Today we continue our breakdown of the Jacob conceptual prototype.
The aim from the original proposal document was to design a puzzle game that represents the findings of the CLS cohort studies. The objective is rather simple, players must build their ladder as high as possible in the allotted game time. The number of ladder pieces discussed in the previous article represent the length of a person’s lifetime. The range of pieces offered to the player represents their opportunities, chances, successes, failures and personal life goals that are fulfilled in their lifetime.
Additionally in the environment obstacles pop up at random (as they tend to in life). Some may be relatively easy to overcome while others may take a person down a long winding path before they can divert around it.
The design team at Duck Duck Zeus decided not to label these life obstacles and leave them deliberately nondescript. The reason for this design decision was simple. Everyone’s goals in life are subjective and are different from one another. While one individual may strive to be wealthy, another may be perfectly happy living with far less money. Some people place more value over education compared to gaining hands-on life experience. While others see career advancement to be more important to them than raising a family. By labelling the game’s obstacles it would be considered extremely insensitive to imply that certain roles or aims in life are simply more important than others which is far from the truth.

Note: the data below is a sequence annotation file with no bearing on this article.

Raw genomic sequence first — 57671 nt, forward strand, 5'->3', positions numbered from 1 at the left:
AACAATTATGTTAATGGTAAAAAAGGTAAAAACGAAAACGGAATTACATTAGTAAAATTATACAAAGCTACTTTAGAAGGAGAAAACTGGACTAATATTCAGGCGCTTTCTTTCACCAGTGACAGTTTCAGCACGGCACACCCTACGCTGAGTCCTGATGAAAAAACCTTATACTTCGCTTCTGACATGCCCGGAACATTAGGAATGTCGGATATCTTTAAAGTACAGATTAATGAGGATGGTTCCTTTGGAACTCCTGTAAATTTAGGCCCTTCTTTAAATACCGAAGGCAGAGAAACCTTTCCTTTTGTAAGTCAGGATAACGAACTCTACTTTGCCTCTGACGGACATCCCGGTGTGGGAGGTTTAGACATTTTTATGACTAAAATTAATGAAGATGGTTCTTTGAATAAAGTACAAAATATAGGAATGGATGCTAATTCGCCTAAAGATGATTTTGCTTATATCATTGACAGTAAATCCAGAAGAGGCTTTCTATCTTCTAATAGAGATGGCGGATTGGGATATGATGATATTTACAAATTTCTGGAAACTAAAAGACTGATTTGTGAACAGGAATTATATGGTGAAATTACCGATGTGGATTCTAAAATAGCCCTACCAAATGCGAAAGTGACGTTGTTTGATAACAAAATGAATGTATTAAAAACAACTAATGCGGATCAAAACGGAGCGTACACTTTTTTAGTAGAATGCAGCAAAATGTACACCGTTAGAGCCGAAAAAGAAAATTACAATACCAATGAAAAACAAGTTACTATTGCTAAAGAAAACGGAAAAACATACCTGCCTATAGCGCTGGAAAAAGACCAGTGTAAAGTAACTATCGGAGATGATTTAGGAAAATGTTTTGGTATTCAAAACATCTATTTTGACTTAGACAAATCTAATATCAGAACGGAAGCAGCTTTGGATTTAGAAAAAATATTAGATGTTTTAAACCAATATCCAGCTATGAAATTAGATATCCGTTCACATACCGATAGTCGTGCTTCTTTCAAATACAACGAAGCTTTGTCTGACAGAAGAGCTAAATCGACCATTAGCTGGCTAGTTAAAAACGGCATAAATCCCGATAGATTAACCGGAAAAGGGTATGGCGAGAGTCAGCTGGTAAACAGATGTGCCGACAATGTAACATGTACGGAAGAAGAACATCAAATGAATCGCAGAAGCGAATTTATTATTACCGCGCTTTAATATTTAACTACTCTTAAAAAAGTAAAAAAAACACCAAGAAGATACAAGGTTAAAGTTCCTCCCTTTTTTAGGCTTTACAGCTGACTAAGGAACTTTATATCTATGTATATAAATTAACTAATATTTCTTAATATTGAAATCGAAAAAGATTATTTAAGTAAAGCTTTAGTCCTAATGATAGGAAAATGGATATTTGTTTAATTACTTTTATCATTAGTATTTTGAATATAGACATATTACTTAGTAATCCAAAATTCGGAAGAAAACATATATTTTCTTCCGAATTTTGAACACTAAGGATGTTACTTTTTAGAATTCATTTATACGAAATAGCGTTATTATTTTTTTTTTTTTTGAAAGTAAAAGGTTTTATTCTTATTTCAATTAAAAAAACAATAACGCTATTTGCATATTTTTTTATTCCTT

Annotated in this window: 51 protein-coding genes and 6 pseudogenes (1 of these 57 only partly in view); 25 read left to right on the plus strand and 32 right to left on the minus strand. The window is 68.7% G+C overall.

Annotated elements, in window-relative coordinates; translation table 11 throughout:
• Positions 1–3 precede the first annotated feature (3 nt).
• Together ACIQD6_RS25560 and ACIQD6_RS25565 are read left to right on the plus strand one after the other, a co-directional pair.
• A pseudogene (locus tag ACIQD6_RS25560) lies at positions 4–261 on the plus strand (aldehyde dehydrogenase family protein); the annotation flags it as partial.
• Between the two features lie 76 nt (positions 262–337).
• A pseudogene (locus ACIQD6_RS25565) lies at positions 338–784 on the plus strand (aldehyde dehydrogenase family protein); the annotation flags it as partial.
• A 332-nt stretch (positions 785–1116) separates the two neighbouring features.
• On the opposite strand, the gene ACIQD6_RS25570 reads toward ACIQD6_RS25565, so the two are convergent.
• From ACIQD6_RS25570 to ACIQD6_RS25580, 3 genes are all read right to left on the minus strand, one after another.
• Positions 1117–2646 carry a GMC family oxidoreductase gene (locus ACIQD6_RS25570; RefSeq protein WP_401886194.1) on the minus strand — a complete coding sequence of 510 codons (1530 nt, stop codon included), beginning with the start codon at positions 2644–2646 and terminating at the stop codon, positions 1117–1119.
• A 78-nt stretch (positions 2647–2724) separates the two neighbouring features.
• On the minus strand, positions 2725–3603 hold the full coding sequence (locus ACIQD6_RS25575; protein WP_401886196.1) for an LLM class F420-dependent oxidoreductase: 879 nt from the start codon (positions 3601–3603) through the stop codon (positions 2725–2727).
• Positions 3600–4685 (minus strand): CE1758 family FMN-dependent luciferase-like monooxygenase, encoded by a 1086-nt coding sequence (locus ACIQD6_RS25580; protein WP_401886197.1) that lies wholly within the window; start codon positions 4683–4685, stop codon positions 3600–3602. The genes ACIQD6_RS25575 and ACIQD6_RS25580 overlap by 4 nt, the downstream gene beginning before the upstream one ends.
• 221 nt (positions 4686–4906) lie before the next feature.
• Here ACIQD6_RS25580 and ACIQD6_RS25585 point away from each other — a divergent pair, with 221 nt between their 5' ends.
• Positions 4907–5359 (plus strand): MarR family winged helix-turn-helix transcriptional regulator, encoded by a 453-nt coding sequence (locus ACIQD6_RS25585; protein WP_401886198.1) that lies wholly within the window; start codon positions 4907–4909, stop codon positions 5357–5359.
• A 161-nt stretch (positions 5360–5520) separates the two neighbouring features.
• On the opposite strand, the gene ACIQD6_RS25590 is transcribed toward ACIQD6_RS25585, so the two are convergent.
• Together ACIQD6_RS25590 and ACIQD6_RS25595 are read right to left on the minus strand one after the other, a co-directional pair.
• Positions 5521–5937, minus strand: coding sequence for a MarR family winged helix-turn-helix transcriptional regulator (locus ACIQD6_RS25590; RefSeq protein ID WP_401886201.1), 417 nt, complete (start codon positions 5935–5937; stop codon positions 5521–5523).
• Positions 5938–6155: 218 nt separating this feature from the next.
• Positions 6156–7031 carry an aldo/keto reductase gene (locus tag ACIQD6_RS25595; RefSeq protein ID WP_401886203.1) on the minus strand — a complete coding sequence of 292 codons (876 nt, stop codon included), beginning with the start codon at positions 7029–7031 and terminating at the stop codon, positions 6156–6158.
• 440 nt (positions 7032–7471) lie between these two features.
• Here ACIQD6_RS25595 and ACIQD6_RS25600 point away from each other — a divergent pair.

Just like life itself Jacob is not exactly a fair game. As in life some individuals will have a better head start than others. Therefore before each playthrough several factors are randomised.
- The number of total ladder pieces given (Representing the life expectancy of the character in-game)
- The ‘quality’ of the range of ladder pieces given (Representing a character’s background privilege and their continuous privilege throughout life)
- The other background aspects of a characters life (Such as where were they born, eg, in the countryside or city; and when they were born, eg, 1958, 1970 or in the year 2000).
It may seem unfair and counterintuitive to force these random variables on the player and not give them their preferred choice. However, the reason for this randomness is to highlight the varied challenges different people can face during life.
Next time we will show the core gameplay loop of a single turn in-game and how these random values will dictate what type of ladder pieces the player will have at their disposal.